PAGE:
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ORNL's Communications team works with news media seeking information about the laboratory. Media may use the resources listed below or send questions to news@ornl.gov.

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ORNL’s Sergei Kalinin and Rama Vasudevan (foreground) use scanning probe microscopy to study bulk ferroelectricity and surface electrochemistry -- and generate a lot of data. Credit: Jason Richards/ORNL, U.S. Dept. of Energy

At the Department of Energy’s Oak Ridge National Laboratory, scientists use artificial intelligence, or AI, to accelerate the discovery and development of materials for energy and information technologies.

Oak Ridge National Laboratory’s MENNDL AI software system can design thousands of neural networks in a matter of hours. One example uses a driving simulator to evaluate a network’s ability to perceive objects under various lighting conditions. Credit: ORNL, U.S. Dept. of Energy

The Department of Energy’s Oak Ridge National Laboratory has licensed its award-winning artificial intelligence software system, the Multinode Evolutionary Neural Networks for Deep Learning, to General Motors for use in vehicle technology and design.

INCITE logo

The U.S. Department of Energy’s Innovative and Novel Computational Impact on Theory and Experiment, or INCITE, program is seeking proposals for high-impact, computationally intensive research campaigns in a broad array of science, engineering and computer science domains. 

Verónica Melesse Vergara speaks with third and fourth graders at East Side Intermediate School in Brownsville. Credit: ORNL, U.S. Dept. of Energy

Twenty-seven ORNL researchers Zoomed into 11 middle schools across Tennessee during the annual Engineers Week in February. East Tennessee schools throughout Oak Ridge and Roane, Sevier, Blount and Loudon counties participated, with three West Tennessee schools joining in.

ORNL has modeled the spike protein that binds the novel coronavirus to a human cell for better understanding of the dynamics of COVID-19. Credit: Stephan Irle/ORNL, U.S. Dept. of Energy

To better understand the spread of SARS-CoV-2, the virus that causes COVID-19, Oak Ridge National Laboratory researchers have harnessed the power of supercomputers to accurately model the spike protein that binds the novel coronavirus to a human cell receptor.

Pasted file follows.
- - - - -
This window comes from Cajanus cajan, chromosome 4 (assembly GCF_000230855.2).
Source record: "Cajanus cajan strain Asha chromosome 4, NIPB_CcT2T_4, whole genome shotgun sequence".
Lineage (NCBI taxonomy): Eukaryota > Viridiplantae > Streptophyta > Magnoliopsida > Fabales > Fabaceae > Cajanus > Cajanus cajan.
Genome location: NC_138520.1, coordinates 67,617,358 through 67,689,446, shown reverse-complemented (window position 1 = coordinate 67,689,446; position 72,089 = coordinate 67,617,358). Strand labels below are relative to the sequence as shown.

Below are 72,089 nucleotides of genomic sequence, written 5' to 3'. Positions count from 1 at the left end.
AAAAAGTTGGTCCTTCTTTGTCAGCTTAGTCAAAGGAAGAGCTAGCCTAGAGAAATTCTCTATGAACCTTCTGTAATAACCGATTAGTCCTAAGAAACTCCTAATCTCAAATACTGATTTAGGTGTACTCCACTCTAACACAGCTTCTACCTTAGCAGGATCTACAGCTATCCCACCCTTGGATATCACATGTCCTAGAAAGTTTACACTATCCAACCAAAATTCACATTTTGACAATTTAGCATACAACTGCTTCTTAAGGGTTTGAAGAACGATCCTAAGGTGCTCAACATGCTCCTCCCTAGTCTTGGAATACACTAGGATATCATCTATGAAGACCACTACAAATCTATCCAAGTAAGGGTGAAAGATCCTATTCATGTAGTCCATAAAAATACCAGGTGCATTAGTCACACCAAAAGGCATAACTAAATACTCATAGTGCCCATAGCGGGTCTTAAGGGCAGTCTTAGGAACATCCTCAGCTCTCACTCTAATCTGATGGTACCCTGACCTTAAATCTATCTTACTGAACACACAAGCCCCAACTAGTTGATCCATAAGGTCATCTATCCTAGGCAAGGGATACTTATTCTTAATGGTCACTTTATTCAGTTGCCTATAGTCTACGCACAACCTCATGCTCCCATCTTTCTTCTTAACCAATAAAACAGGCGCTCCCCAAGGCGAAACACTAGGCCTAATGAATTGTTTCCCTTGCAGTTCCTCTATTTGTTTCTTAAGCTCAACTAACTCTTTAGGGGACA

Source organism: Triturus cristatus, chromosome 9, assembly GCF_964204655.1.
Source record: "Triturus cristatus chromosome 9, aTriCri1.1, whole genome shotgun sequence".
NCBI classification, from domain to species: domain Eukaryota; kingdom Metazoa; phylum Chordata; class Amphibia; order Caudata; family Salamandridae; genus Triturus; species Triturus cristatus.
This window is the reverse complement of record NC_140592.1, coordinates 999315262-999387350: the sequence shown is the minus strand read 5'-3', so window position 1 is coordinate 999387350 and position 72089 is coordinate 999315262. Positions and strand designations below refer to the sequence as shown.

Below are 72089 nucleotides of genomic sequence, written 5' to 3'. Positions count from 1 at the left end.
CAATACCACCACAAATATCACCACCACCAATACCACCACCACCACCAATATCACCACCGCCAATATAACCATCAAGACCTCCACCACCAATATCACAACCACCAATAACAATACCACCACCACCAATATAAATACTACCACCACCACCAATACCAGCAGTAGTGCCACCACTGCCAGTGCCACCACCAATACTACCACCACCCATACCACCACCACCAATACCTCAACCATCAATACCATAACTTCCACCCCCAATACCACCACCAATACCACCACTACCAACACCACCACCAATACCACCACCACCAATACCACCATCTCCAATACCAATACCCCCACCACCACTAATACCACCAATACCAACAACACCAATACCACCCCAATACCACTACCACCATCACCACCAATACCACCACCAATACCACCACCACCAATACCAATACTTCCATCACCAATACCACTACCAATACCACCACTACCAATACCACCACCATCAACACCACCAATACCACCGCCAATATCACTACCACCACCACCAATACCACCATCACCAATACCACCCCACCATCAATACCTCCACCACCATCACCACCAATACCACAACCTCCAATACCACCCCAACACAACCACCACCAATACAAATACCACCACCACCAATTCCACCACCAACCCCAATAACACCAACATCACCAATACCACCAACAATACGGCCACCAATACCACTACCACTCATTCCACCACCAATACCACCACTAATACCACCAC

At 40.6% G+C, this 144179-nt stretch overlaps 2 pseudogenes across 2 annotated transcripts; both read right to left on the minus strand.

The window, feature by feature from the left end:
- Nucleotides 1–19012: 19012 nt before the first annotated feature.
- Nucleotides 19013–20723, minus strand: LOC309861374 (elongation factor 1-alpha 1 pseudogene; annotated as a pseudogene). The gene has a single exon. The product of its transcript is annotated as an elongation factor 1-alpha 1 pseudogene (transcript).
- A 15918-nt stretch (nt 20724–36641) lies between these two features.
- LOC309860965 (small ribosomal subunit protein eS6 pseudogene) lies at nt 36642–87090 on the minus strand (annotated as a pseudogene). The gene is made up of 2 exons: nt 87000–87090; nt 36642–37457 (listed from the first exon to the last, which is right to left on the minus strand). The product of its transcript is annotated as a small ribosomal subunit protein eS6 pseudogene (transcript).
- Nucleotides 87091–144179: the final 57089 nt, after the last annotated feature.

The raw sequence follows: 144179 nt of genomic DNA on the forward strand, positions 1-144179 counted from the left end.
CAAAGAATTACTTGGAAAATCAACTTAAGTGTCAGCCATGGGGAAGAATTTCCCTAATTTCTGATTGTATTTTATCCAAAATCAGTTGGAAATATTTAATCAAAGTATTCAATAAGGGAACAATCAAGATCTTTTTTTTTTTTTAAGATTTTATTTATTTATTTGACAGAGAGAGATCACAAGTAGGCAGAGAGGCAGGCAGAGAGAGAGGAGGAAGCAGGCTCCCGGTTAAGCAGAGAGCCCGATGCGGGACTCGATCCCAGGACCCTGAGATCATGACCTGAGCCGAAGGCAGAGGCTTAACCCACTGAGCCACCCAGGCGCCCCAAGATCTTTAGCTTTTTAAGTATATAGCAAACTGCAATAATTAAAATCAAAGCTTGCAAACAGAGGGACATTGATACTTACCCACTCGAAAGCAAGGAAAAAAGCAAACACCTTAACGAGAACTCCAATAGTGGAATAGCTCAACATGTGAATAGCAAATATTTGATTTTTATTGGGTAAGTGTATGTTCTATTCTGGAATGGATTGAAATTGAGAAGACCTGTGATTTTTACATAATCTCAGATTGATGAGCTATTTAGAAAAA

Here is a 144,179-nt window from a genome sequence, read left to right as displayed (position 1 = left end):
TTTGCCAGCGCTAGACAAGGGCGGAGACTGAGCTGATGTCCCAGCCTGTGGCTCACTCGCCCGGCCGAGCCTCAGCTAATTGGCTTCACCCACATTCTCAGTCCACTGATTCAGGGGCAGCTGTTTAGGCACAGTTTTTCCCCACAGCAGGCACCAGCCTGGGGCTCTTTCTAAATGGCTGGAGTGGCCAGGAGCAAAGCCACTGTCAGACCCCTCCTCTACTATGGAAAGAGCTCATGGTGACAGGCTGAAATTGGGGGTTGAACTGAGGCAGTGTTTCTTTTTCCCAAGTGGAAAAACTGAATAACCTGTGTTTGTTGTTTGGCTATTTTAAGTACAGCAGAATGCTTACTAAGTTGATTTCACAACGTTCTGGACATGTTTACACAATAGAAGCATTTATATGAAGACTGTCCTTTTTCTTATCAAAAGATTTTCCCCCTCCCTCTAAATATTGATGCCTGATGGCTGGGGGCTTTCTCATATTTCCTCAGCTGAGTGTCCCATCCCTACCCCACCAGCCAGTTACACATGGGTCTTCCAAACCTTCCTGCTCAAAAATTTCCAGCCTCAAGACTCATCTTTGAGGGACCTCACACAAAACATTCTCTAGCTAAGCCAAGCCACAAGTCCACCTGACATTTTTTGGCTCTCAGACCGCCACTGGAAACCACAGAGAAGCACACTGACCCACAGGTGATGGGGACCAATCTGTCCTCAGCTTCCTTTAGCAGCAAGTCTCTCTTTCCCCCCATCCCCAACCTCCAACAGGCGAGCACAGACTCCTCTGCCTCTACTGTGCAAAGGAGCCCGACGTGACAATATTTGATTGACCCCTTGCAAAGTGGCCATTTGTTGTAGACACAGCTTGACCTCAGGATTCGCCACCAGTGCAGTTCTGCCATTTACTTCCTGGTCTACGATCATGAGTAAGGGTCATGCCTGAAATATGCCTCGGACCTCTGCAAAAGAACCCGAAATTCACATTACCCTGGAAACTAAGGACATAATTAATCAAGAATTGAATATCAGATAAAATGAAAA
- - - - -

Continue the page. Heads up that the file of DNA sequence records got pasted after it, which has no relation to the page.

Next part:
The ORNL National Center for Computational Sciences is now home two Hewlett Packard Enterprise, or HPE, Cray EX supercomputers that will provide the U.S. Army and Air Force with global and regional numerical weather model outputs for planning and executing missions worldwide. Credit: Jason Smith/ORNL, U.S. Dept. of Energy and HPE Cray

The U.S. Air Force and Oak Ridge National Laboratory launched a new high-performance weather forecasting computer system that will provide a platform for some of the most advanced weather modeling in the world.

The researchers embedded a programmable model into a D-Wave quantum computer chip. Credit: D-Wave

Since the 1930s, scientists have been using particle accelerators to gain insights into the structure of matter and the laws of physics that govern our world.

The TRITON model provides a detailed visualization of the flooding that resulted when Hurricane Harvey stalled over Houston for four days in 2017. Credit: Mario Morales-Hernández/ORNL, U.S. Dept. of Energy

A new tool from Oak Ridge National Laboratory can help planners, emergency responders and scientists visualize how flood waters will spread for any scenario and terrain.

ORNL is designing a neutronic research engine to evaluate new materials and designs for advanced vehicles using the facilities at the Spallation Neutron Source at ORNL. Credit: Jill Hemman/ORNL, U.S. Dept of Energy, and  Southwest Research Institute.

In the quest for advanced vehicles with higher energy efficiency and ultra-low emissions, ORNL researchers are accelerating a research engine that gives scientists and engineers an unprecedented view inside the atomic-level workings of combustion engines in real time.

Distinguished Inventors

Six scientists at the Department of Energy’s Oak Ridge National Laboratory were named Battelle Distinguished Inventors, in recognition of obtaining 14 or more patents during their careers at the lab.